To Porter or Not to Porter? : A Quandary Verse of the Trekking Industry

Trekking along different trails in Nepal, everyone will come face to face with the formidable porters along the way. The sheer strength and resilience of the porters are awe-inspiring. But if you take a time to hear their end of the story, the job comes with a price and without one at the same time.

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There are tons of trekking industries in Nepal and those who operate from else where, they charge their clients hundreds of dollars, yet the amount the guides and the porters get are infinitesimal compared to what they get. The guides do get a good share of it but the porter stand at the worst end. Not that they guides are getting good amount either. The funny thing is, the guides and the porters are actually risking their life while the company heads are making tons of money each year.
During the trek to ABC, I had seen the state of porters, but it was far more worse in the Everest region compared to the Annapurna. They get paid about 800 Nrs per day (Food not paid for) to carry at least 30 Kgs of load. They have to pay for their food themselves. Which at the highest point in the trekking will cost at least 350 Nrs, the room they get, while in Annapurna region is the barns outside the hotel room. In Everest, they can’t even manage to get such settings. And the food price goes off the roof even for them. I was having a conversation with one of the porters in the town of Lobuche. Where the food prices were pretty high for everyone.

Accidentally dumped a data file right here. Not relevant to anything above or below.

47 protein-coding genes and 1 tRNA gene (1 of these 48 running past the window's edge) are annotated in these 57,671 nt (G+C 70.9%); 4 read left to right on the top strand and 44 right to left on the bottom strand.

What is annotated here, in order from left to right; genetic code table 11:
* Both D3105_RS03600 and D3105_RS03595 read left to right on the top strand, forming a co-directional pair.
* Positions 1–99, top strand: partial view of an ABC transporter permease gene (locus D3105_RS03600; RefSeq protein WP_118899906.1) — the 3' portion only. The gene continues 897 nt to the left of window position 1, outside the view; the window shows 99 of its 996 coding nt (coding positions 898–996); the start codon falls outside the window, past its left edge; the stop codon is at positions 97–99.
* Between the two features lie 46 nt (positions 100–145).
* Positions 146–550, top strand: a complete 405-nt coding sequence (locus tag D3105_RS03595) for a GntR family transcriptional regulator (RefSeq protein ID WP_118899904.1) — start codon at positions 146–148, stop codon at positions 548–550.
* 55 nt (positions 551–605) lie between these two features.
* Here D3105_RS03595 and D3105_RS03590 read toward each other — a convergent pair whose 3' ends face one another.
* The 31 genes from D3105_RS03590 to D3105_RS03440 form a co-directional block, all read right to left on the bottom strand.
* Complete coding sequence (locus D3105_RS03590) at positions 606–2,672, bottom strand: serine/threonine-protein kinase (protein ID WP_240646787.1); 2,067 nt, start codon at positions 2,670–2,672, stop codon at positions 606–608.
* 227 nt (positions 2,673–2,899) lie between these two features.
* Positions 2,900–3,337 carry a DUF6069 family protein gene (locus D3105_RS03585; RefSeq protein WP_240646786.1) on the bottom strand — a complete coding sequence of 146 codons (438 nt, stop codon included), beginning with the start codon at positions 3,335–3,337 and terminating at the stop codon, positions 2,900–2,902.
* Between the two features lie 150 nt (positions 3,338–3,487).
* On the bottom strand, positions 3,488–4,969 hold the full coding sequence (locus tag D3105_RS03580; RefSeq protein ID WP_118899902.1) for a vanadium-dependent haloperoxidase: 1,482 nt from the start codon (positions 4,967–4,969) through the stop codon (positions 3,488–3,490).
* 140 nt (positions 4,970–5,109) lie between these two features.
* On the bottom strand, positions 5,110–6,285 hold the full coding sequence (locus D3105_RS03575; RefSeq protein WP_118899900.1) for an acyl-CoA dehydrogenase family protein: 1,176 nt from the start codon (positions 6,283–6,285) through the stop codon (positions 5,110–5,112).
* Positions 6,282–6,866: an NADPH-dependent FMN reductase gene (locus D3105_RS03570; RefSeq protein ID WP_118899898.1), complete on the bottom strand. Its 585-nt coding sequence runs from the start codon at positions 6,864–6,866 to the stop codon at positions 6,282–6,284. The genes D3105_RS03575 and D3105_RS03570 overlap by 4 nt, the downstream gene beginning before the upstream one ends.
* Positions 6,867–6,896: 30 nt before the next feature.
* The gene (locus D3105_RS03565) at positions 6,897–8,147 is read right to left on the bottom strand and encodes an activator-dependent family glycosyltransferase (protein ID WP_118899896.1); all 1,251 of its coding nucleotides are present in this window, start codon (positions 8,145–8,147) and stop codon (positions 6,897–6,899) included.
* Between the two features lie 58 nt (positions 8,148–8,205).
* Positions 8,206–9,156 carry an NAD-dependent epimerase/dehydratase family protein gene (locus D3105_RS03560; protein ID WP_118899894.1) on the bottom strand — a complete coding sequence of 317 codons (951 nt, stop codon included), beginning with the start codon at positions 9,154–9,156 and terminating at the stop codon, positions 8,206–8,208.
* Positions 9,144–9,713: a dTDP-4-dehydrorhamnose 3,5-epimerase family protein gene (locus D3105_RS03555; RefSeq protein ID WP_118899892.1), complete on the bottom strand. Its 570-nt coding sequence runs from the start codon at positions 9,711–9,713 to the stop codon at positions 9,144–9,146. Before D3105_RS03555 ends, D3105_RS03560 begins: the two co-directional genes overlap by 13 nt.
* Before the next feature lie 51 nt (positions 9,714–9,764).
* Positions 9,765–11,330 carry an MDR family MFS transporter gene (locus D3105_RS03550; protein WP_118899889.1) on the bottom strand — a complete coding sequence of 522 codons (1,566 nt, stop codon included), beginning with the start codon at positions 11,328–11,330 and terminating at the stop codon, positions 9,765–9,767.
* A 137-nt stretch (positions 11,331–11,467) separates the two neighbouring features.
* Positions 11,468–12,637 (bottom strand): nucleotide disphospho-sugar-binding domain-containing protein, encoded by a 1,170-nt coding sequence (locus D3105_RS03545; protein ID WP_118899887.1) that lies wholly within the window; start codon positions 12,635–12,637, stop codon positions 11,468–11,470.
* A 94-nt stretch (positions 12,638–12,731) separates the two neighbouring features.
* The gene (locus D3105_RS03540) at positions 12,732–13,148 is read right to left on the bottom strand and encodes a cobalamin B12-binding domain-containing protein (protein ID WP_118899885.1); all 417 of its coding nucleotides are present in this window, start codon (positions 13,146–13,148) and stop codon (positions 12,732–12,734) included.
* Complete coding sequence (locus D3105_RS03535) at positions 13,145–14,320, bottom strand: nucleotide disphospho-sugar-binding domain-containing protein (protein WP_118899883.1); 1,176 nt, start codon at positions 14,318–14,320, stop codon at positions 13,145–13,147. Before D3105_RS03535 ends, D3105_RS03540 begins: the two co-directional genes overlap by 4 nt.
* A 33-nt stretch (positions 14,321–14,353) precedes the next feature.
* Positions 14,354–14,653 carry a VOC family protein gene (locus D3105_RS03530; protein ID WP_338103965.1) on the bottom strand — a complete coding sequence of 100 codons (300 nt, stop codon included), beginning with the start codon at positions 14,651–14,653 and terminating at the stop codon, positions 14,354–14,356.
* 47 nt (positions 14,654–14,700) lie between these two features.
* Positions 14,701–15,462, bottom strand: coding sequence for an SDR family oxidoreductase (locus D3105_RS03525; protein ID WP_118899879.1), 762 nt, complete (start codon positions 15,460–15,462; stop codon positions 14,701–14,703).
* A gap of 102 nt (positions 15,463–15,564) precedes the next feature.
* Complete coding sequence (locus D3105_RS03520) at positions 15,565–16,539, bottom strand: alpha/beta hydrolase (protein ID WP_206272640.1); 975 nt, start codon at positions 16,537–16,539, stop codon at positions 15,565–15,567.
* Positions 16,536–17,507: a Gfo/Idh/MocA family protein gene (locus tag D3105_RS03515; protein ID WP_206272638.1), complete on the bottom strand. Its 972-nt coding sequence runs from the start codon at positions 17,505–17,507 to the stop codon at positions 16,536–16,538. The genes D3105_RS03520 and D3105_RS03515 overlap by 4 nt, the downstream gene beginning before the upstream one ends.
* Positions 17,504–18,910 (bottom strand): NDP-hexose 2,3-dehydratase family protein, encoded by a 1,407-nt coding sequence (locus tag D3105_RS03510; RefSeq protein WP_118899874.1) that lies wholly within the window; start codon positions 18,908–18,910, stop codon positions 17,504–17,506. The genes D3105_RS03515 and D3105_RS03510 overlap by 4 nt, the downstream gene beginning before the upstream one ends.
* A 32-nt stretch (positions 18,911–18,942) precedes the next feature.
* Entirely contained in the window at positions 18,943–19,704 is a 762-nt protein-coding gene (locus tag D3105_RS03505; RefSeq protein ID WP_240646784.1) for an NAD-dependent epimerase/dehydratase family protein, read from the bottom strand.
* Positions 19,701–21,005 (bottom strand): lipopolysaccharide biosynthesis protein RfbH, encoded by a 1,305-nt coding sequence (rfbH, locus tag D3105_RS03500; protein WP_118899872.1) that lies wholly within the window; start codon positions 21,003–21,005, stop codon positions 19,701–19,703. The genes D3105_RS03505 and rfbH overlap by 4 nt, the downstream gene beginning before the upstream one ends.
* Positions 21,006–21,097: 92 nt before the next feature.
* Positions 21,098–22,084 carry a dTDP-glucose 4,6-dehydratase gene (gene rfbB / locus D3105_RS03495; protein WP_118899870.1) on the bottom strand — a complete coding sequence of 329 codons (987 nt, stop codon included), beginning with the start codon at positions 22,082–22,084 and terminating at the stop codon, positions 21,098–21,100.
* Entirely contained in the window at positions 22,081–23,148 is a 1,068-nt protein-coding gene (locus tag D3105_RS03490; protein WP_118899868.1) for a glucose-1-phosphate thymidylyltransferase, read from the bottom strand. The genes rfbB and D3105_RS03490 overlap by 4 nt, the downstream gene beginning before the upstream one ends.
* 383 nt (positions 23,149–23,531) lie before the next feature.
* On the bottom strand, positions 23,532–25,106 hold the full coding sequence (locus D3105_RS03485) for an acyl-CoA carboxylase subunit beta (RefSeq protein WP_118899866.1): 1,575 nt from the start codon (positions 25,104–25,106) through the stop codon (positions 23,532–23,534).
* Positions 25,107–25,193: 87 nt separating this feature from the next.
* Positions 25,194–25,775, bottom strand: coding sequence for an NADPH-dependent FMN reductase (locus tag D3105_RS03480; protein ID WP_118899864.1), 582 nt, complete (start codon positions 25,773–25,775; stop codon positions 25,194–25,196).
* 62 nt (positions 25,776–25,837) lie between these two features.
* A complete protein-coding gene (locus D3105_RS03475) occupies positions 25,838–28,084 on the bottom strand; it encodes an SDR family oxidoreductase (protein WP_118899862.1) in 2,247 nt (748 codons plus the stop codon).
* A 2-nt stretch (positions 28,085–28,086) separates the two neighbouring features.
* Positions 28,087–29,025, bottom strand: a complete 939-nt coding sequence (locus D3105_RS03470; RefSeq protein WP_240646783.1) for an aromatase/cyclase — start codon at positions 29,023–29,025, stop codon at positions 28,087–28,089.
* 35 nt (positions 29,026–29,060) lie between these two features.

I asked one of the porters, how much they had to pay for the food. 350 Nrs for Daal- Bhaat. When I asked him how much he’d earn per day, he replied 800 Nrs. And I was shocked to learn that the hotels wouldn’t give rooms to the Porters and they’d have to find some place to stay! He told me “I need to find a Bhatti to sleep, I will be pretty lucky to get one!  Few hours later , he still hand’t found a place to stay, and it was snowing outside. I swear the room with a good bed and a blanket was pretty cold to stay in at that altitude. I wonder where he and the other porters slept. He told me that it gets even worse during the trekking seasons. Even guides don’t get the rooms and they have to sleep on the dinning hall.


To be honest, during a single trekking/expedition the people who struggle the most and go through a lot are the porters and sadly they are at the lowest receiving end. I actually saw a guy carrying 16 logs!! 16 freaking logs on his back, while he was resting I asked him how much did it weigh! He replied 120 kgs! I swear it was more, it was freaking logs!! Not just that, I saw some porters carrying a fridge up the hill, most people would struggle to carry a liter of water bottle.


Trekking is sophistication, but their work is compulsion. People can spend more in sophistication but those who work hard to earn because of their compulsion can’t make enough money out of it. Not only do they go through the pain of doing that, but they risk their life at the same time. While crossing the Chola Pass, It was so damn slipper that we almost slipped to our death at times with our small backpacks. But the porters had to walk on that glacier and the slippery ice with a huge backpack. And again, funnily enough at the end of the trek, the do get tips but not as much as they deserve. And the problem is, not taking a porter means those guys won’t get to do their job, that’s what they do for living. Not taking one will reduce the possibility of them getting a job at the same time getting one feels like exploitation. The only remedy to this problem would be if the companies would pay them well and the client would actually tip them well at the end. Aren’t they who do all the hard work at the end of the day? 

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